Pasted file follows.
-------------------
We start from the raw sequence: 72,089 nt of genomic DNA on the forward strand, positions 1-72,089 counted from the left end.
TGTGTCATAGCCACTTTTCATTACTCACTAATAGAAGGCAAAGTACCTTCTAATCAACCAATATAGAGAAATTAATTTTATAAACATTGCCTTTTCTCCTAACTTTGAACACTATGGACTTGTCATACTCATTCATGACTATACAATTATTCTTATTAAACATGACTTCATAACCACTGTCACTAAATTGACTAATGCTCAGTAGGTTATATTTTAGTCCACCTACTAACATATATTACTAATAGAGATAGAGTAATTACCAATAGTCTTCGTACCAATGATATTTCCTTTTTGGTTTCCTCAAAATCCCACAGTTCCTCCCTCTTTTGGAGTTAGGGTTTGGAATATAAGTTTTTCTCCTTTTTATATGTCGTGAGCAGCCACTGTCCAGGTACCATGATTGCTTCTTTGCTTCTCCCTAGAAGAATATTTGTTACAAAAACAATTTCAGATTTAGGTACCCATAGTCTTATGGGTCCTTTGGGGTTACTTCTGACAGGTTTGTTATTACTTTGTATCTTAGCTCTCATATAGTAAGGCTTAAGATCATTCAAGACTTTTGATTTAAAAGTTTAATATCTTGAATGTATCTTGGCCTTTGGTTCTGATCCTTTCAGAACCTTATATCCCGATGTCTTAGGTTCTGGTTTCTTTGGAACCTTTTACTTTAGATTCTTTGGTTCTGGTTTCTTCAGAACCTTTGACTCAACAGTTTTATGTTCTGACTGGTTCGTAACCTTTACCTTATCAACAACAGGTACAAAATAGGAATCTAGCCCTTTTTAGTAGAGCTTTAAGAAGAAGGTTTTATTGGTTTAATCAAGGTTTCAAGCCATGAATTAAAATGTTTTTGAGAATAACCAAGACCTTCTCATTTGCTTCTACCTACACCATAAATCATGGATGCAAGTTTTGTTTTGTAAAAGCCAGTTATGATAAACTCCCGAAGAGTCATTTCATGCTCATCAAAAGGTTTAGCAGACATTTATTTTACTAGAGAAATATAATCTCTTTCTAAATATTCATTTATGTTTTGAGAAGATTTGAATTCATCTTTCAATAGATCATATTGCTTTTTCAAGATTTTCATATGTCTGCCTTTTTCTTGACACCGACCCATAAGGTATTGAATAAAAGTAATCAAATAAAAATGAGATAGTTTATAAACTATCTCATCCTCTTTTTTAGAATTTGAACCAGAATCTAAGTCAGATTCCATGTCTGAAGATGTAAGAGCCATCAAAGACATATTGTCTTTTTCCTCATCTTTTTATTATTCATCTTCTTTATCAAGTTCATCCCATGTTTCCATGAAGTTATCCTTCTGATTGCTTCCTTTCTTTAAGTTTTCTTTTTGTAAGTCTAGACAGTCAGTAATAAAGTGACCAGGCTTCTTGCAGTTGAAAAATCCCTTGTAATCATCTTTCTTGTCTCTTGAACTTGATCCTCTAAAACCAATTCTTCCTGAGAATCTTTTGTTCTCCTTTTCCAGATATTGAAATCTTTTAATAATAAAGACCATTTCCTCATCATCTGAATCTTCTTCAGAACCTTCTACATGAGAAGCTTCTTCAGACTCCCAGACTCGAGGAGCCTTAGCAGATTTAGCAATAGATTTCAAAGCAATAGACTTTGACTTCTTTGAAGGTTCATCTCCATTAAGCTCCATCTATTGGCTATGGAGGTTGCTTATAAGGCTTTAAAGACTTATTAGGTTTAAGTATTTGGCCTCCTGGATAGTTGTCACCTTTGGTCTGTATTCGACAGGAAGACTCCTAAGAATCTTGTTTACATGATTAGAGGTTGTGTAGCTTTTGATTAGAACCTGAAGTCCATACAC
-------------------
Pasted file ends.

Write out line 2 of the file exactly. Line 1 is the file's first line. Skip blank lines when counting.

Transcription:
TGTGTCATAGCCACTTTTCATTACTCACTAATAGAAGGCAAAGTACCTTCTAATCAACCAATATAGAGAAATTAATTTTATAAACATTGCCTTTTCTCCTAACTTTGAACACTATGGACTTGTCATACTCATTCATGACTATACAATTATTCTTATTAAACATGACTTCATAACCACTGTCACTAAATTGACTAATGCTCAGTAGGTTATATTTTAGTCCACCTACTAACATATATTACTAATAGAGATAGAGTAATTACCAATAGTCTTCGTACCAATGATATTTCCTTTTTGGTTTCCTCAAAATCCCACAGTTCCTCCCTCTTTTGGAGTTAGGGTTTGGAATATAAGTTTTTCTCCTTTTTATATGTCGTGAGCAGCCACTGTCCAGGTACCATGATTGCTTCTTTGCTTCTCCCTAGAAGAATATTTGTTACAAAAACAATTTCAGATTTAGGTACCCATAGTCTTATGGGTCCTTTGGGGTTACTTCTGACAGGTTTGTTATTACTTTGTATCTTAGCTCTCATATAGTAAGGCTTAAGATCATTCAAGACTTTTGATTTAAAAGTTTAATATCTTGAATGTATCTTGGCCTTTGGTTCTGATCCTTTCAGAACCTTATATCCCGATGTCTTAGGTTCTGGTTTCTTTGGAACCTTTTACTTTAGATTCTTTGGTTCTGGTTTCTTCAGAACCTTTGACTCAACAGTTTTATGTTCTGACTGGTTCGTAACCTTTACCTTATCAACAACAGGTACAAAATAGGAATCTAGCCCTTTTTAGTAGAGCTTTAAGAAGAAGGTTTTATTGGTTTAATCAAGGTTTCAAGCCATGAATTAAAATGTTTTTGAGAATAACCAAGACCTTCTCATTTGCTTCTACCTACACCATAAATCATGGATGCAAGTTTTGTTTTGTAAAAGCCAGTTATGATAAACTCCCGAAGAGTCATTTCATGCTCATCAAAAGGTTTAGCAGACATTTATTTTACTAGAGAAATATAATCTCTTTCTAAATATTCATTTATGTTTTGAGAAGATTTGAATTCATCTTTCAATAGATCATATTGCTTTTTCAAGATTTTCATATGTCTGCCTTTTTCTTGACACCGACCCATAAGGTATTGAATAAAAGTAATCAAATAAAAATGAGATAGTTTATAAACTATCTCATCCTCTTTTTTAGAATTTGAACCAGAATCTAAGTCAGATTCCATGTCTGAAGATGTAAGAGCCATCAAAGACATATTGTCTTTTTCCTCATCTTTTTATTATTCATCTTCTTTATCAAGTTCATCCCATGTTTCCATGAAGTTATCCTTCTGATTGCTTCCTTTCTTTAAGTTTTCTTTTTGTAAGTCTAGACAGTCAGTAATAAAGTGACCAGGCTTCTTGCAGTTGAAAAATCCCTTGTAATCATCTTTCTTGTCTCTTGAACTTGATCCTCTAAAACCAATTCTTCCTGAGAATCTTTTGTTCTCCTTTTCCAGATATTGAAATCTTTTAATAATAAAGACCATTTCCTCATCATCTGAATCTTCTTCAGAACCTTCTACATGAGAAGCTTCTTCAGACTCCCAGACTCGAGGAGCCTTAGCAGATTTAGCAATAGATTTCAAAGCAATAGACTTTGACTTCTTTGAAGGTTCATCTCCATTAAGCTCCATCTATTGGCTATGGAGGTTGCTTATAAGGCTTTAAAGACTTATTAGGTTTAAGTATTTGGCCTCCTGGATAGTTGTCACCTTTGGTCTGTATTCGACAGGAAGACTCCTAAGAATCTTGTTTACATGATTAGAGGTTGTGTAGCTTTTGATTAGAACCTGAAGTCCATACAC